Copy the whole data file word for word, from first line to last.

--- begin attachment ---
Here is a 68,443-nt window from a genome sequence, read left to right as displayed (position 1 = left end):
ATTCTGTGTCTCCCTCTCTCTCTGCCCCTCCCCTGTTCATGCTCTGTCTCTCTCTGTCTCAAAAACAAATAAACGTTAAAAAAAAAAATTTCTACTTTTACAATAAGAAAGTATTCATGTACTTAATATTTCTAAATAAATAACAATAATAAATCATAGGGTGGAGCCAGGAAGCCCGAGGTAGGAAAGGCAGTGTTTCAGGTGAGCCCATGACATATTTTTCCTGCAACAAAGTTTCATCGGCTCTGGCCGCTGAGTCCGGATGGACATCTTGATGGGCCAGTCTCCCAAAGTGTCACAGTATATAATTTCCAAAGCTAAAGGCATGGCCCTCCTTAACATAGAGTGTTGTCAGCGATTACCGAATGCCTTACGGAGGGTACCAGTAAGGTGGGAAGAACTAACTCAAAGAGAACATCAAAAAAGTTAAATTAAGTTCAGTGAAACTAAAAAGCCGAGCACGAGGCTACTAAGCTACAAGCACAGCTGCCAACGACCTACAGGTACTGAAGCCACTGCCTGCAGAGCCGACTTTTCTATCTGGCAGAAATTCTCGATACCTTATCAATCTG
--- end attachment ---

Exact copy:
Here is a 68,443-nt window from a genome sequence, read left to right as displayed (position 1 = left end):
ATTCTGTGTCTCCCTCTCTCTCTGCCCCTCCCCTGTTCATGCTCTGTCTCTCTCTGTCTCAAAAACAAATAAACGTTAAAAAAAAAAATTTCTACTTTTACAATAAGAAAGTATTCATGTACTTAATATTTCTAAATAAATAACAATAATAAATCATAGGGTGGAGCCAGGAAGCCCGAGGTAGGAAAGGCAGTGTTTCAGGTGAGCCCATGACATATTTTTCCTGCAACAAAGTTTCATCGGCTCTGGCCGCTGAGTCCGGATGGACATCTTGATGGGCCAGTCTCCCAAAGTGTCACAGTATATAATTTCCAAAGCTAAAGGCATGGCCCTCCTTAACATAGAGTGTTGTCAGCGATTACCGAATGCCTTACGGAGGGTACCAGTAAGGTGGGAAGAACTAACTCAAAGAGAACATCAAAAAAGTTAAATTAAGTTCAGTGAAACTAAAAAGCCGAGCACGAGGCTACTAAGCTACAAGCACAGCTGCCAACGACCTACAGGTACTGAAGCCACTGCCTGCAGAGCCGACTTTTCTATCTGGCAGAAATTCTCGATACCTTATCAATCTG